Indoor planting is really popular, especially during the cold season where you have to take some of your crops inside or protect them from the cold and snow. Today we will give you some tips for growing peppers indoors so you can enjoy fresh peppers during this cold season and the rest of the year!
Peppers or Capsicum are a genus plant in the solanaceae family. Native to the Americas, with lots of different species that go from bell peppers (sweet peppers) to chili peppers (spicy varieties). Peppers have been cultivated worldwide throughout the years and have become a favorite in many cuisines.
Whether you choose to grow bell peppers, chili peppers, ghost peppers or any other variety for that matter, these tips and tricks will help you achieve a perfect pepper plant indoor!
11 Tricks and Tips for Growing Peppers Indoors
#1. Choose Small Pepper Varieties
Before you start to grow peppers indoors, keep in mind that they will not grow as big as the ones planted outdoors, so the smaller varieties will actually grow better. Choose varieties like cayenne peppers, habanero, Thai peppers, chiltepins, pequins, and other small ornamental varieties.
#2. Give Them Enough Space
Just like growing peppers outdoors, peppers planted in containers will need the same amount of space. Do not plant more than 1 plant per container and always make sure the pot is big enough for their roots to grow successfully. A 7 centimeter (3 inch) pot will do just great.
#3. Give Them Lots of Sunlight
Pepper plants love warmth, and therefore where you place your potted plant, is crucial. Pepper plants need at least 6-8 hours of sunlight, so be sure to place them in a west or south-facing window.
During winter, the weather might not help you or your peppers, but you can always use artificial light or grow lights. An 80F during the day and 70F during the night temperature is what most peppers like.
#4. Plant Several Seeds Together
I know we already said to not grow more than 1 plant per container, but when it comes to preparing the seeds, this doesn’t apply.
Purchase a seed starter and fill it with a good starting mix. Place 2-3 pepper seeds onto the seed starter with soil. Even if some of the seeds don’t germinate at least one will with this method. Then, cover the seeds with a layer of compost or potting soil.
#5. Separate the Seedlings or Trim the Weaker
After the seeds germinate, seedlings will grow and this is your chance to choose whether you want to trim the weaker seedlings or separate them to grow several plants.
If you decide to trim off the weaker seedling, find the healthiest and larget seedling with more leaf growth, taller stem, and fuller leaves. That seedling will be your plant and you can remove the others, trimming them at soil level, or you can simply pinch them off.
You can always separate the seedlings into different pots. This way you will have not only one, but several pepper plants!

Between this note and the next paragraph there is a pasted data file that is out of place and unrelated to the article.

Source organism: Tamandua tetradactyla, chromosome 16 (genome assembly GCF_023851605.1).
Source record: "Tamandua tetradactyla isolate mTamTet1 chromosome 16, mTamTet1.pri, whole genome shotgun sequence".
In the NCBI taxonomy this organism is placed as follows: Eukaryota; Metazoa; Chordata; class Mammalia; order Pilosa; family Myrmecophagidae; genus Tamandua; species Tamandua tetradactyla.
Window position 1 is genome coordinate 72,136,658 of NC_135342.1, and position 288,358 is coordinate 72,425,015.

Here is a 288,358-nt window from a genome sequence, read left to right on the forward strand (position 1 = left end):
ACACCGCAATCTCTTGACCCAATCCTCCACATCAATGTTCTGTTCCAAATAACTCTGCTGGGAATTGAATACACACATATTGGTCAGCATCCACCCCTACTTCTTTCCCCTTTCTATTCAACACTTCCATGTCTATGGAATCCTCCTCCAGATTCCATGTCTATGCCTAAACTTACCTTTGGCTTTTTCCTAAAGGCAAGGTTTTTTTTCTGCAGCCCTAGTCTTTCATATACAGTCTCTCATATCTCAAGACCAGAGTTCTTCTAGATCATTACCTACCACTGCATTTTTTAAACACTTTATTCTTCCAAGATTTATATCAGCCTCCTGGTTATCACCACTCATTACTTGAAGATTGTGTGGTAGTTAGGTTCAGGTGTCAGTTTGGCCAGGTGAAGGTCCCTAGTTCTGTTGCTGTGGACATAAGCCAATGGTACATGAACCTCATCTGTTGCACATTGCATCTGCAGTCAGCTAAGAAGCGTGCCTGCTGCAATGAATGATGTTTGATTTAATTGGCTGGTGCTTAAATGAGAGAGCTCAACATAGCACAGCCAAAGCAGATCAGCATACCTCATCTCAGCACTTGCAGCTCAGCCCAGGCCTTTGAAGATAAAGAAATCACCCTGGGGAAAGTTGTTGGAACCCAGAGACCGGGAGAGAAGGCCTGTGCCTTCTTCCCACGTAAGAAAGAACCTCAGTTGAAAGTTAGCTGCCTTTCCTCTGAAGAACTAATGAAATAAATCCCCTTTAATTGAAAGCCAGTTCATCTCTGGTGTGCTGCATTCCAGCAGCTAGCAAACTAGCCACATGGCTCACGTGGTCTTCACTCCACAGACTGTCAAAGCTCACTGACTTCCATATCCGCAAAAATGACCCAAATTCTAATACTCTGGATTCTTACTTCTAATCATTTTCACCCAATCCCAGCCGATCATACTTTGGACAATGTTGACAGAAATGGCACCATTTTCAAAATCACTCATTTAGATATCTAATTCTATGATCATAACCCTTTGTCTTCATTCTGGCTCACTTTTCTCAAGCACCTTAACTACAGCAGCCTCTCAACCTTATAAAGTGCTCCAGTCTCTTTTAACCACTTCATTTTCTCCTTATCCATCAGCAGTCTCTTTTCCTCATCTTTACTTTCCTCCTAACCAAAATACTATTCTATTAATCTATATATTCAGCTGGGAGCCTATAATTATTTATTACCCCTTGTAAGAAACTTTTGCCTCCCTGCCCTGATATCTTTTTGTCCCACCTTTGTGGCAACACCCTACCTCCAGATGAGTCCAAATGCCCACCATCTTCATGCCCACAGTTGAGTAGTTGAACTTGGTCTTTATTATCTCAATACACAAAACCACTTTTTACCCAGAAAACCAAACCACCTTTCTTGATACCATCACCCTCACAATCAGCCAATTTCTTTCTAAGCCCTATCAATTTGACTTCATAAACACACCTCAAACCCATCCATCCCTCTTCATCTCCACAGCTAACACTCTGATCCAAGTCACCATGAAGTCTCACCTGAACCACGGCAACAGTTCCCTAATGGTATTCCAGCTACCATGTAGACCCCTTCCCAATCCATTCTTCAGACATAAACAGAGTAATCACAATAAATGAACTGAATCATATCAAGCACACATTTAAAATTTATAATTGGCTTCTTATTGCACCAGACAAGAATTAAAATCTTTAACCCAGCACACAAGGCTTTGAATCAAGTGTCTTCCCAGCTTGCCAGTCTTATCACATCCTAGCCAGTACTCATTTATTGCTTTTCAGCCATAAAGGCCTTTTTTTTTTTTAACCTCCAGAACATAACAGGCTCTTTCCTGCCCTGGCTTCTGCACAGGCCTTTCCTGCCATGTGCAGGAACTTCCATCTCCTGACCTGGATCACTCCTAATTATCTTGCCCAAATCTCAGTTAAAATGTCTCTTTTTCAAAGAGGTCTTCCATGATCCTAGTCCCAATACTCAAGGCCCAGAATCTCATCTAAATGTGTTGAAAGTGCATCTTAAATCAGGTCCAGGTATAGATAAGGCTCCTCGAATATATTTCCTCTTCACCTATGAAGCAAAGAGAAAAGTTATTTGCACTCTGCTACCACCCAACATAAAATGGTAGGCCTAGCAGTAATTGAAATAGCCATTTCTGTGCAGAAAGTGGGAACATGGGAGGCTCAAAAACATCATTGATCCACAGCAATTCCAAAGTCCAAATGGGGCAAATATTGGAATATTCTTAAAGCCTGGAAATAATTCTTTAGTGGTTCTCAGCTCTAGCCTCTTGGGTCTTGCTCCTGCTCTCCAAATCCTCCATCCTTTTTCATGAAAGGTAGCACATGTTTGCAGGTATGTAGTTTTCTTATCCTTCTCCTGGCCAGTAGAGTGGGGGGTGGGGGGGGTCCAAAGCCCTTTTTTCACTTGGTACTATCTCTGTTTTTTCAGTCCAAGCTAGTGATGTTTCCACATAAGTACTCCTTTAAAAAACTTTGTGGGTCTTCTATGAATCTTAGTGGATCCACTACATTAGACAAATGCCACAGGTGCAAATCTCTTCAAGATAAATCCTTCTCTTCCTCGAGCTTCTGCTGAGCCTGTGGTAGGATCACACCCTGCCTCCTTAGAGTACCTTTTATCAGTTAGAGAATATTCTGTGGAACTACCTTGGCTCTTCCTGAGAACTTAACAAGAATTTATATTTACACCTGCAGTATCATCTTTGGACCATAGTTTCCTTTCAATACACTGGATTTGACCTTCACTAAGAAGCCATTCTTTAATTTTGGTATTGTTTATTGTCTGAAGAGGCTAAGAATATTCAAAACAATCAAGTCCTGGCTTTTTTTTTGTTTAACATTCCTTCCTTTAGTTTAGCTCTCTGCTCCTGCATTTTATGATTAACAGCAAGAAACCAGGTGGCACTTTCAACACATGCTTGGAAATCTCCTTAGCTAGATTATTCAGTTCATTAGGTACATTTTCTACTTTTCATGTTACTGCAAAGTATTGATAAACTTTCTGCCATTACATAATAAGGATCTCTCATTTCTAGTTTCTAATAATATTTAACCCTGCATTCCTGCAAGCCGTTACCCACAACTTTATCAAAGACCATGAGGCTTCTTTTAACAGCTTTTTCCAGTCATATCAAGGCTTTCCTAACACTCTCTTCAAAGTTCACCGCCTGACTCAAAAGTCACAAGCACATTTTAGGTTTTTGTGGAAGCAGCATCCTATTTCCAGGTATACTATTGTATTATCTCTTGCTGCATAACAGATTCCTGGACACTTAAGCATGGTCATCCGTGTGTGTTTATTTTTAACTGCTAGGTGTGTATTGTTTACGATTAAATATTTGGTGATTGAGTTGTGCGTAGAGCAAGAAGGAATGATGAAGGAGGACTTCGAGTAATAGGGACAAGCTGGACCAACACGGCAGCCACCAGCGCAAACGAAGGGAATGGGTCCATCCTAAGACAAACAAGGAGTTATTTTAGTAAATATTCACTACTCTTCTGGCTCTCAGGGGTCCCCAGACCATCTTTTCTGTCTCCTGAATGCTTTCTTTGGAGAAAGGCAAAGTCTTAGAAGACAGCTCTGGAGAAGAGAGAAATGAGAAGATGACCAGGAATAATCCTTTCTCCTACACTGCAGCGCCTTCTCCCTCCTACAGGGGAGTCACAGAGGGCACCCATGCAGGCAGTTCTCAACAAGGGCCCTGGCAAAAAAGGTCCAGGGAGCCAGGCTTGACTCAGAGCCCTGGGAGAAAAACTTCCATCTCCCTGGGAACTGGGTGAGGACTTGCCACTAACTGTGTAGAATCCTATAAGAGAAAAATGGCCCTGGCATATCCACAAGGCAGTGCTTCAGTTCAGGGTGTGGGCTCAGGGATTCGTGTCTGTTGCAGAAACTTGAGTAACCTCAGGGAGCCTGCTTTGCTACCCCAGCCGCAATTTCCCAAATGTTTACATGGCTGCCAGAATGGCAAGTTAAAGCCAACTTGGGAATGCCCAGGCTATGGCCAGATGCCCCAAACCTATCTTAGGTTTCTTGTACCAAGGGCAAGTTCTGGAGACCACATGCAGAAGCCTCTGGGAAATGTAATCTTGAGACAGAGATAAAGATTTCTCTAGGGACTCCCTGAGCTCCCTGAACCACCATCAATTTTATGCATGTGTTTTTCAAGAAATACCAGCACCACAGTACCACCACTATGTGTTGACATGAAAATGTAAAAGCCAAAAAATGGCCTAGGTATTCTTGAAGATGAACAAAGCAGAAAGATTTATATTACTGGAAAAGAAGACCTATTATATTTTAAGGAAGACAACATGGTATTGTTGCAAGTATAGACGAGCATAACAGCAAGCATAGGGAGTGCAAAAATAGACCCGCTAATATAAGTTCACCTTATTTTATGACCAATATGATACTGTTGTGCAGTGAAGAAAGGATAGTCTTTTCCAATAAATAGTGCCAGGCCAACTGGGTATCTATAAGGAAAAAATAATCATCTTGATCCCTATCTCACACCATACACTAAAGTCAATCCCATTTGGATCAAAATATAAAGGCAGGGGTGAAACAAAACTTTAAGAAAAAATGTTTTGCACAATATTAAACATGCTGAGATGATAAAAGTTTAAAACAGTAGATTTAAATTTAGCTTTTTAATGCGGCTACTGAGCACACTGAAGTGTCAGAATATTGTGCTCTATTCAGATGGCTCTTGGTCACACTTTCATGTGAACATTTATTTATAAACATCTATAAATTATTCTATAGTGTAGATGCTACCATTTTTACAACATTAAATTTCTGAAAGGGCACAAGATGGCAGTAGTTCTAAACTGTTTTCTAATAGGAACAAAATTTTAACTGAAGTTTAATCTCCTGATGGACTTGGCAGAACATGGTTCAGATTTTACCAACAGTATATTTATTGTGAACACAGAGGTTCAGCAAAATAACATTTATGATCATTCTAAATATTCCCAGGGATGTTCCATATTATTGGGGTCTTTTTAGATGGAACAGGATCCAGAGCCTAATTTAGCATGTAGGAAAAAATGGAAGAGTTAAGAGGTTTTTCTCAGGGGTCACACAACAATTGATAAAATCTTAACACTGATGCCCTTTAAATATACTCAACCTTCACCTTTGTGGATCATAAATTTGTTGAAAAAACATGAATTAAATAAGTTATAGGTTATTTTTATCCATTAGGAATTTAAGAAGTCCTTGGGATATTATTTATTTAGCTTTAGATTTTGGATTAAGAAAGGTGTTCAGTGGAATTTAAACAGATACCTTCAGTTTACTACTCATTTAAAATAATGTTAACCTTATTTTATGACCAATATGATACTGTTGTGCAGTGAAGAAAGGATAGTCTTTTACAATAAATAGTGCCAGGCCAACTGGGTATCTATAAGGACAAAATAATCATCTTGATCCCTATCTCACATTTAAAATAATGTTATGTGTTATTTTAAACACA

#6. Use the Right Soil
The soil that you choose is always important, especially when it comes to peppers. Most peppers like rich, loamy and well-draining soil, but also be sure to check the instructions on the seeds packet – different varieties of peppers thrive in different varieties of soil.
You should avoid adding too much nitrogen since this will make your leaf growth more, and give you less peppers. Amend your soil with one layer of compost to make it rich and test the pH level. The pH level of your soil should be between 6.0 to 6.5.
#7. Water Properly and Mulch
You should water your pepper plant to receive at least an inch of water a week. If you plant during summer or your area is hot, keep an eye on it since the plants during this periods can take a gallon of water a day.
Always choose a pot with good draining holes to make watering more easy. You should add a layer of mulch to help retain moisture and keep the soil temperature warm and nice.
#8. Stake if Needed
If your pepper plant grows big and heavy, staking them will prevent them from bending or braking. Place two stakes around the stem and two them with a soft strip. Your pepper plants can easily break if they produce lots of fruits or grow too tall.
#9. Remove Early Blossoms
Pinching off any early blossoms won't damage your plants, but instead will make them concentrate all their energy into growing lots of large fruit. So pinch off any early blossoms you see!
#10. Feed Pepper Plants to Promote Healthy Growth
Fertilizers are a gardener's best friend! For sweet indoor pepper, the best fertilizer to use is a balanced fertilizer such as 15-15-15. For hot peppers, a 2-2-2 or 10-10-10 fertilizer will be perfect.
A concentrated liquid fertilizer or kelp and fish emulsion is also a good option for most plants. Fertilizer should be applied every two weeks. Remember that during winter time, the plants are dormant so only fertilize once a month or none depending on the variety. You can resume normal feeding once the plants go back into an active growing phase.
#11. Harvest Properly
Depending on the variety, you should harvest your peppers when they reach maturity. For bell peppers, if you want the less sweet taste, harvest them at their immature stage, and for a more sweet taste, harvest them once they reach their mature color. Also, harvesting when mature is always the smartest choice since you can enjoy all the vitamins.
Chili peppers, jalapenos, cubanelles, and Italian fryers can be harvested when the fruits are full sized and shiny. Do not pull off the fruit when harvesting, since this can damage the plants. Instead, cut the fruit with hand pruners gently.
Follow all of these amazing and useful tricks and tips for growing peppers indoors and enjoy your amazing pepper harvest all season long!
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